Materials and Methods

Egg phosphatidyl choline (EPC) and cholesterol were purchased from Lipid Products (England). Triton X-100, n-dodecyl-β-D-maltoside (DM) and sodium dodecyl sulfate (SDS) detergents were obtained from Sigma-Aldrich (USA). SM2 Bio-Beads (20–50 mesh; Bio-Rad) were prepared for application by extensive rinsing with methanol and 20 mM HEPES/HCl, pH 7.4 buffer [21]. 100 nm polycarbonate filters were purchased from Nucleopore Corporation. All other reagents were of analytical grade. MBP-apocytochrome b6 fusion protein (MBP-b6) was isolated using the E. coli overexpression system according to Króliczewski and Szczepaniak [14]. MBP-b6 in detergent solutions (Triton X-100, DM or SDS) was prepared by exchange dialysis to 20 mM HEPES/HCl, pH 7.4 buffer containing respectively 0.1% Triton X-100, 0.025% DM or 0.3% SDS.

Circular dichroism (CD) measurements

Protein renaturation in detergent solutions was characterized by obtaining circular dichroism spectra recorded at RT in a quartz cuvette using a cell with a 1-mm light path from 190 to 260 nm, averaging 10 scans per sample with 1 nm step, with Jasco J-715 apparatus (JASCO Europe S.R.L, Italy). The spectra were noise reduced using the instrument algorithm and corrected for the buffer contributions without peak shape distortion and without altering peak maxima or intensities. Secondary structure content was estimated using the CDPro software (, which permits analysis of a secondary structure by CONTIN, SELCON, and CDSSTR [22], [23].

Liposome preparation

7∶3 molar mixture of chloroform solutions of EPC and cholesterol was dried in a low-pressure rotary evaporator to obtain a thin film of lipids on the wall of round-bottomed flask. Multilamellar vesicles were prepared by rehydrating the dry lipid film with 20 mM HEPES/HCl, pH 7.4 buffer; the rehydration was assisted by agitation with glass beads. Unilamellar liposomes of defined size were prepared by ten times extrusion of multilamellar vesicles through 100 nm Nucleopore filters using LIPEX extruder (Lipex Biomembranes, Canada) [24], [25].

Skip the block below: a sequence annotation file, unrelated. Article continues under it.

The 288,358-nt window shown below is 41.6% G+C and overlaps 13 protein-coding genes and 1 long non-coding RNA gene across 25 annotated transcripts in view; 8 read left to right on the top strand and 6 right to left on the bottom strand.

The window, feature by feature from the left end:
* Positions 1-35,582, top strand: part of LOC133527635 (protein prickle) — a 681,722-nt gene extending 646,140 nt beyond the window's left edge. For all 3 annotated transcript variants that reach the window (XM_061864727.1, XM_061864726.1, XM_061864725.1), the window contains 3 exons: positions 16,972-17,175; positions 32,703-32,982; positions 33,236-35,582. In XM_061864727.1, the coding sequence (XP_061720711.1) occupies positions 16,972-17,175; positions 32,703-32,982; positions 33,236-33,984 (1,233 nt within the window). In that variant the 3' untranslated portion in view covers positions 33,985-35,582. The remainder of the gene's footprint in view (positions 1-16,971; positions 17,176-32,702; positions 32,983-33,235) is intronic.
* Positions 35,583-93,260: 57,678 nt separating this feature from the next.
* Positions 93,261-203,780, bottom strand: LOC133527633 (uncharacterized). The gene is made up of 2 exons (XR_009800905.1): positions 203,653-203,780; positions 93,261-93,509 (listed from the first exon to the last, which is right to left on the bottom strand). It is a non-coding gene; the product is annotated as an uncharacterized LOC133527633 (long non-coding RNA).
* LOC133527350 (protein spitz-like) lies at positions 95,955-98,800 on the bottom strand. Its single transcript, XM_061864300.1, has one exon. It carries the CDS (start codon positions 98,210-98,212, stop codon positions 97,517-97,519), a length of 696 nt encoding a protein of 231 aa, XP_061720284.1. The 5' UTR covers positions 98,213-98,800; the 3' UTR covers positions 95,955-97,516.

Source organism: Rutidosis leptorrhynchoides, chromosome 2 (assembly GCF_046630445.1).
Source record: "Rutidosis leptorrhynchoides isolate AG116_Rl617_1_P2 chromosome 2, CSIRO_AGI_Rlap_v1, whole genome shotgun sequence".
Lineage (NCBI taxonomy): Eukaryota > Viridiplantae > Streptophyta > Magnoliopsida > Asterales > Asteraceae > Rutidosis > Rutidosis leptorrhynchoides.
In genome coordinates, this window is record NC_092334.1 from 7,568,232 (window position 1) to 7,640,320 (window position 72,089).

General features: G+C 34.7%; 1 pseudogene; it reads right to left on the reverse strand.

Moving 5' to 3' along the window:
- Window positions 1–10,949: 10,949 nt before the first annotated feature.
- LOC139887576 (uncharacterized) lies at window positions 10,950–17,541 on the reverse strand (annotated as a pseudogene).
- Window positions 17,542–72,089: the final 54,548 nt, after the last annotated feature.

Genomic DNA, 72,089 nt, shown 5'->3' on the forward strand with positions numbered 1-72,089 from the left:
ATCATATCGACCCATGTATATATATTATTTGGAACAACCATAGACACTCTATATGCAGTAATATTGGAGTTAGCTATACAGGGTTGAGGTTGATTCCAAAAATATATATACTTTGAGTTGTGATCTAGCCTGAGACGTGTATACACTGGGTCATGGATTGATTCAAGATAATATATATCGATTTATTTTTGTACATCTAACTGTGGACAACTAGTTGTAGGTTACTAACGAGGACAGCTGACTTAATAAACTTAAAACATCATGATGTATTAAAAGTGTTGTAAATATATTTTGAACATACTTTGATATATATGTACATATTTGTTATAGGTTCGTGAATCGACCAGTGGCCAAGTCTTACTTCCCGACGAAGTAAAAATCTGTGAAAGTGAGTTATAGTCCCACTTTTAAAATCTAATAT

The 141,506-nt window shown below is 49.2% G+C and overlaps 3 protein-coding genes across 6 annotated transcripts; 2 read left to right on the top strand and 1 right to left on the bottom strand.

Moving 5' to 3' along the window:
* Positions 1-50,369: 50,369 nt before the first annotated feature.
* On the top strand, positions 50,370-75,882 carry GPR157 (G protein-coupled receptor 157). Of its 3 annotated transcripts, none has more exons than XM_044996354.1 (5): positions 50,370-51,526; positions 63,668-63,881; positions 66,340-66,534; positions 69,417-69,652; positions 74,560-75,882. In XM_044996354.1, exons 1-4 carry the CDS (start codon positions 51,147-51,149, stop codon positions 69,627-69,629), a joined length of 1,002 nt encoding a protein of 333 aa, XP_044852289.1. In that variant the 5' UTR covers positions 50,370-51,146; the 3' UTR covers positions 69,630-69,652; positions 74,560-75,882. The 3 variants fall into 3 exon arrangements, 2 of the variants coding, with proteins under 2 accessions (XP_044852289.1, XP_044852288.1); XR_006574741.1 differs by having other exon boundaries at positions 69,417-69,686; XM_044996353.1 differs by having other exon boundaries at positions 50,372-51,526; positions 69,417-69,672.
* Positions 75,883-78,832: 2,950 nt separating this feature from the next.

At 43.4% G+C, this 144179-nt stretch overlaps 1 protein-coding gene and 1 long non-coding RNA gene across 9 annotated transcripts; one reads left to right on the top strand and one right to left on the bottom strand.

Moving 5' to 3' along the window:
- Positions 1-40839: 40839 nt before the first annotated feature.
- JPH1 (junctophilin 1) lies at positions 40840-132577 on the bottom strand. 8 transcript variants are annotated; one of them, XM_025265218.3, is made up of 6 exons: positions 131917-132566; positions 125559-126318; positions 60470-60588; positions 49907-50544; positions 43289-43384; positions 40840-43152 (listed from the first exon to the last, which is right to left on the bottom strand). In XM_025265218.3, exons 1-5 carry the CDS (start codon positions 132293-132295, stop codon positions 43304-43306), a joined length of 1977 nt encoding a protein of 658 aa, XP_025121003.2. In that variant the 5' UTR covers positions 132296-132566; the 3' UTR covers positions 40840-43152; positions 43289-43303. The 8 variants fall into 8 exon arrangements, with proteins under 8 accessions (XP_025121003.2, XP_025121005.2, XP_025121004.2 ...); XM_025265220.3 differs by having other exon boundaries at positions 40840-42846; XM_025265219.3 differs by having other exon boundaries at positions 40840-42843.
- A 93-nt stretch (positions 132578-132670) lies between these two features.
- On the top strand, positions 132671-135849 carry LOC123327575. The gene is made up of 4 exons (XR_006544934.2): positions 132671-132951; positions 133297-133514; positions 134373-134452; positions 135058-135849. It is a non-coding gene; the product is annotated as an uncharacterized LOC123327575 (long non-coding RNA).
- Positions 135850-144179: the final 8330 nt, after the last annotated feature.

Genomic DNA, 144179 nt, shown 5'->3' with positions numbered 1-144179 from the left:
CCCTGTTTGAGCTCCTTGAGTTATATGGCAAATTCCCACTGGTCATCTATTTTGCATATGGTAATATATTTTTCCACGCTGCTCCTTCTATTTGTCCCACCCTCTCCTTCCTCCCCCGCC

Liposome solubilization

Solubilization of liposomes was carried out by adding an increasing amount (1 to 200 µL) of a concentrated stock of detergents (the same volume of buffer was used as a control) to 1 mL liposome suspensions with a lipid concentration of 2.5 mg/mL with constant stirring at 20°C and monitored by the light scattering at a 90° angle (nephelometry) at 600 nm with Kontron SFM 25 (Kontron AG, Switzerland) spectrofluorimeter in 1 cm × 1 cm acrylic cuvettes (Sarstedt, Germany). The onset solubilization detergent concentration value was set as an end point of a stage where the light scattering shows a decrease followed by a slight increase (the partitioning of detergent monomers between the aqueous medium and the lipid bilayer); and the total solubilization point was set at the inflection point after which a large and significant decrease in scattered light (gradual liposome solubilization and lipid-detergent micelles forming) slowed down to a stage where the addition of detergent stopped decreasing the light scattering rapidly (e.g. the complete solubilization of lipid into small mixed micelles) [26].